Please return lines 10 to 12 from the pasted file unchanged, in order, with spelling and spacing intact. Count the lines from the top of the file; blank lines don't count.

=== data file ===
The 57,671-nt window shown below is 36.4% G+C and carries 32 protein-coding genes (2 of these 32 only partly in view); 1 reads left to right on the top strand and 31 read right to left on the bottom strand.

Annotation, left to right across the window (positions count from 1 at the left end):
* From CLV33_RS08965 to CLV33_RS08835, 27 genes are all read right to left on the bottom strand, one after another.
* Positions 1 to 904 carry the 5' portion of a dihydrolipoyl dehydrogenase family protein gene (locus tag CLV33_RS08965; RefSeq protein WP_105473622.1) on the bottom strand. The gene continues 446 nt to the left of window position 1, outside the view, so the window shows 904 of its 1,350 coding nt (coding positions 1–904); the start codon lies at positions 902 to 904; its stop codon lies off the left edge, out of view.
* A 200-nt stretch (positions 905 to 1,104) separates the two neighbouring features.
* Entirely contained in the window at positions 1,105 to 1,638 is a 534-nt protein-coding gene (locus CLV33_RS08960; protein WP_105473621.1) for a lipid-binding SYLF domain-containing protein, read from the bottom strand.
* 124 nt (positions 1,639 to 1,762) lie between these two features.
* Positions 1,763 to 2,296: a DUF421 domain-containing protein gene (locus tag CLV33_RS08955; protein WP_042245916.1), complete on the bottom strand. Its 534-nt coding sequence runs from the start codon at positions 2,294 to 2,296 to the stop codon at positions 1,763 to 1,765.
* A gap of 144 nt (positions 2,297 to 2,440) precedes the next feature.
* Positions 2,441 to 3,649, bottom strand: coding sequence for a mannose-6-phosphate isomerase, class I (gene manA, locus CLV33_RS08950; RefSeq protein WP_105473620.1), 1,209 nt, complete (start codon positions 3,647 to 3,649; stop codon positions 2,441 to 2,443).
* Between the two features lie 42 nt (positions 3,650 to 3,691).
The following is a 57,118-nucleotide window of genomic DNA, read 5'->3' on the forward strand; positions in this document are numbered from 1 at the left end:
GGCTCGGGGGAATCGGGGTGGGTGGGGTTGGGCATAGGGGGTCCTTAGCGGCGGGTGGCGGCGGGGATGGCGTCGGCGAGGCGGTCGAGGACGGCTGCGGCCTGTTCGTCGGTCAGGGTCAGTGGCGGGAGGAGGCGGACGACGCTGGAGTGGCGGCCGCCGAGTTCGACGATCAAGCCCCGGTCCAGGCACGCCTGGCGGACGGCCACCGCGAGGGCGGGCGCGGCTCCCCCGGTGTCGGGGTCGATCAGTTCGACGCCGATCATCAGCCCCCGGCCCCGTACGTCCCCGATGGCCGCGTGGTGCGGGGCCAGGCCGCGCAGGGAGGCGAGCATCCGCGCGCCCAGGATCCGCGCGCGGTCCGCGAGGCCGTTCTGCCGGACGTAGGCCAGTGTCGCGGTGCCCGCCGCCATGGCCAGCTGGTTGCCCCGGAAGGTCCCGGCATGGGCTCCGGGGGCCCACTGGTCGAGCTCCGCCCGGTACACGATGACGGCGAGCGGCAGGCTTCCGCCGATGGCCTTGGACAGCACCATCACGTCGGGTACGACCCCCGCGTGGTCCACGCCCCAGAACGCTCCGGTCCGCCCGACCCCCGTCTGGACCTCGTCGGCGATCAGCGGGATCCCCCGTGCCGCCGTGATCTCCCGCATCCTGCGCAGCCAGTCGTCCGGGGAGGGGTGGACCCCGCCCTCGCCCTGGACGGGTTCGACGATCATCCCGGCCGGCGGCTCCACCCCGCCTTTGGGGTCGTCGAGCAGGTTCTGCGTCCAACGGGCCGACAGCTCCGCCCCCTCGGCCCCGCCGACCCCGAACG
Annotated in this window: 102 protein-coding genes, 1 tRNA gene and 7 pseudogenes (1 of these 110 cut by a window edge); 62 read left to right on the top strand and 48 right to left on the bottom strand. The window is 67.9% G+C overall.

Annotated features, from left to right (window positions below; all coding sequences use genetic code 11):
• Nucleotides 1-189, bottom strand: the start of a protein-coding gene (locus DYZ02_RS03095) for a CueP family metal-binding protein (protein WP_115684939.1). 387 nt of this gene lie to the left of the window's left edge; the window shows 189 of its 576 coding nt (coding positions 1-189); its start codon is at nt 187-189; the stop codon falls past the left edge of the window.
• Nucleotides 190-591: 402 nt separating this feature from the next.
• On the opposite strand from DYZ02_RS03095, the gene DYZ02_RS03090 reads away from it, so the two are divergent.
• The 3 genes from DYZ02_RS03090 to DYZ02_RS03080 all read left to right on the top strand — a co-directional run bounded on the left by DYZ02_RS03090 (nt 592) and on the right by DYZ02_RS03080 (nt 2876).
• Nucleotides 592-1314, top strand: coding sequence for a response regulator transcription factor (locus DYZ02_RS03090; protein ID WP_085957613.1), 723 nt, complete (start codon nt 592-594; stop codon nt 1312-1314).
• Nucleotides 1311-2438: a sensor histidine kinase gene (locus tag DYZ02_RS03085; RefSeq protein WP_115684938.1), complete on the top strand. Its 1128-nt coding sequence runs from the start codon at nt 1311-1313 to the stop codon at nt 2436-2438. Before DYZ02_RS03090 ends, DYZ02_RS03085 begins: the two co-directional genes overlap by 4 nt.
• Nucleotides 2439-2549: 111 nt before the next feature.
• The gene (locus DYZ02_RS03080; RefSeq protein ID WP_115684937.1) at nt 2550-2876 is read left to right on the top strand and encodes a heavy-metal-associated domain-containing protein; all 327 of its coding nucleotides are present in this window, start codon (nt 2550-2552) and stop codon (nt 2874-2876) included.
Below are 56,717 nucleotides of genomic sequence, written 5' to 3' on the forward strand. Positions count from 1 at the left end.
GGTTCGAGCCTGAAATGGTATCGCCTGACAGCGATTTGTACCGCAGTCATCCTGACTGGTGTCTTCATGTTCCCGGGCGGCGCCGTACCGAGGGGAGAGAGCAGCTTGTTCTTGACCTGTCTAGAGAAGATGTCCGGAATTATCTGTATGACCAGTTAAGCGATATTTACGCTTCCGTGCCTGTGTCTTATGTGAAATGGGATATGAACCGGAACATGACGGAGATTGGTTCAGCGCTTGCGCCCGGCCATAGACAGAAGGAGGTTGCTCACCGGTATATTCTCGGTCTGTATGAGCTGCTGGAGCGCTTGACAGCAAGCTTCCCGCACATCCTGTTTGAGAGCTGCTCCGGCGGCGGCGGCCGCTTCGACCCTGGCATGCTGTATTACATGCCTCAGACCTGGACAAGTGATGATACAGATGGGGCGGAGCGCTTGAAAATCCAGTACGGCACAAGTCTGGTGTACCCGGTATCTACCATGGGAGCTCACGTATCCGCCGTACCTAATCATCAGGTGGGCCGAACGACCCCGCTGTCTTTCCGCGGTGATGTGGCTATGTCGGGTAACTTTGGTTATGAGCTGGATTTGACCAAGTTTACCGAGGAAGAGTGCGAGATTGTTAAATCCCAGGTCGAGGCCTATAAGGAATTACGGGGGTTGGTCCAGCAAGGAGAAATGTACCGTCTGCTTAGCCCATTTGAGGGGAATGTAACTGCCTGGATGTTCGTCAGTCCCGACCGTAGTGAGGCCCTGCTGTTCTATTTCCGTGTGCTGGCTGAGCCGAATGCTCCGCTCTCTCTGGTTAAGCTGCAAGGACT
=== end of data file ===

* Positions 2,441 to 3,649, bottom strand: coding sequence for a mannose-6-phosphate isomerase, class I (gene manA, locus CLV33_RS08950; RefSeq protein WP_105473620.1), 1,209 nt, complete (start codon positions 3,647 to 3,649; stop codon positions 2,441 to 2,443).
* Between the two features lie 42 nt (positions 3,650 to 3,691).
The following is a 57,118-nucleotide window of genomic DNA, read 5'->3' on the forward strand; positions in this document are numbered from 1 at the left end: